It was a damp day to begin with but got steadily better.
In the morning, Mary went for a walk from Silverstream bridge to Totara Park bridge, walking up the Eastern side of the Hutt River trail. I dropped her at point A and collected her from point B, but somehow failed dismally to find a useful picture in the intervening hour. The best I could manage was the stony riverbed, washed clean after last weeks torrential rain. I did notice, however that there was coal smoke and steam emerging from the vicinity of the Silver Stream Railway (somehow, they have registered their name as three words, though the suburb is generally known as Silverstream.
Live steam is a magnet for me, so towards the end of the day, I went to Silverstream and bought my ticket, and talked very nicely to the duty stationmaster in order to be allowed to cross the tracks and walk up to a good vantage point. The locomotive on duty and in steam yesterday was the tiny little tank locomotive, L509 built by Avonside Engine Company at Bristol, UK, in 1877. Yes, this delightful little engine is 138 years old.
She was hauling a train of three passenger cars, one of which was filled with a child’s birthday party. I am sure that most of the kids were absolutely baffled by the parents’ expressions of delight and amazement. From their perspective, I am sure they thought they were on a particularly smelly bus, but the cakes and ice cream made up for it. The train goes up to the end of the line, and the locomotive is switched to the other end of the train and comes back in reverse. I lay down on the track to get the low level view having first assured myself several times that the points were properly set to swing the train onto the line to the right of the picture.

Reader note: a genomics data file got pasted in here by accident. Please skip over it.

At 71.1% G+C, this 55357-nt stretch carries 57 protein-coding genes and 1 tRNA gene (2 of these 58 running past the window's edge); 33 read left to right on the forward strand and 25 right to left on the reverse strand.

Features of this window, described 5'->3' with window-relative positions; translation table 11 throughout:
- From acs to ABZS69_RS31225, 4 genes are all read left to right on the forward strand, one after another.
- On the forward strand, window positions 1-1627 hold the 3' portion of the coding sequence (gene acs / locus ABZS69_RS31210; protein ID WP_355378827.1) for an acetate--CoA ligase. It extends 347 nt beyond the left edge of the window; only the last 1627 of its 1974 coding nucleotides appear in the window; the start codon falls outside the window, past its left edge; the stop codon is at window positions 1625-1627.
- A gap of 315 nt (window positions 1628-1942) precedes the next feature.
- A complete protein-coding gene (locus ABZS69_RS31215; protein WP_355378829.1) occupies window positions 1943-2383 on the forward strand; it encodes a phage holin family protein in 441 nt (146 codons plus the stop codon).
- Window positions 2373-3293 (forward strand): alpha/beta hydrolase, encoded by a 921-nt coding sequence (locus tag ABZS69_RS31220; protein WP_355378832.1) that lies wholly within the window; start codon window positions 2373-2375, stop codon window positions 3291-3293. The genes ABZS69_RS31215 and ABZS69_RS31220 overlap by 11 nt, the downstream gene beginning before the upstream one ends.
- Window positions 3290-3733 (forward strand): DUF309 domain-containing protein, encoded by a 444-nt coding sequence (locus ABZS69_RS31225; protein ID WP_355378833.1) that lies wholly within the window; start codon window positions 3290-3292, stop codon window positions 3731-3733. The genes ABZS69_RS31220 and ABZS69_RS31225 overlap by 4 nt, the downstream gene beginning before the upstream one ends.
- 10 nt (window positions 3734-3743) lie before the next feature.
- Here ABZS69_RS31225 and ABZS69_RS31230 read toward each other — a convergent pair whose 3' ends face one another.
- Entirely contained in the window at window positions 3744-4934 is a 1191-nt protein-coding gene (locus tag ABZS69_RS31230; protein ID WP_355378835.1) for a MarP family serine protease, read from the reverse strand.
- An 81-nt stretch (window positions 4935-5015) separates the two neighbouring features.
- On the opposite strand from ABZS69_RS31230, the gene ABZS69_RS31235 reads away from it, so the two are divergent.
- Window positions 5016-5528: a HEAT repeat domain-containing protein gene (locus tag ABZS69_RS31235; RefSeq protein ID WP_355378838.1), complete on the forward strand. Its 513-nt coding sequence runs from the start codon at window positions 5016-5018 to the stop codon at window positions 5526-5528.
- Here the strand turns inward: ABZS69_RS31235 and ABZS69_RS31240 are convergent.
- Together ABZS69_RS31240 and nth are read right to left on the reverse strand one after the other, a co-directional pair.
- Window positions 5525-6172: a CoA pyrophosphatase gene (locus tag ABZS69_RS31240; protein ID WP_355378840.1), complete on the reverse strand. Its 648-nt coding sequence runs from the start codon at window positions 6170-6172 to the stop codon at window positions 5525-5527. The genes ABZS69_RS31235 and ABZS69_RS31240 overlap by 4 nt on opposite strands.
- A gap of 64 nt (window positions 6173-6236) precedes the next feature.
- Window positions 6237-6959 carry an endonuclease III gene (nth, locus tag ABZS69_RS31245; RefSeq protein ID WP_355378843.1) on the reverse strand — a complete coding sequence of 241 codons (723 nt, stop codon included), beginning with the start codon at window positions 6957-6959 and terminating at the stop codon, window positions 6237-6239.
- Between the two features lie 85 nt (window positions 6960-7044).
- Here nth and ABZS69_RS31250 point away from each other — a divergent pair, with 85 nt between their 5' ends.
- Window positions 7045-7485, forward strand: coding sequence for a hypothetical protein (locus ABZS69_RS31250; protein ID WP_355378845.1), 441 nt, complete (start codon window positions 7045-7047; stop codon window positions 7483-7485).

After it had passed, I wandered back through the engine shed. The translucent roofing panels provided a lovely diffuse light in the shed. Pure magic for a lifelong train spotter.
That’s enough for now.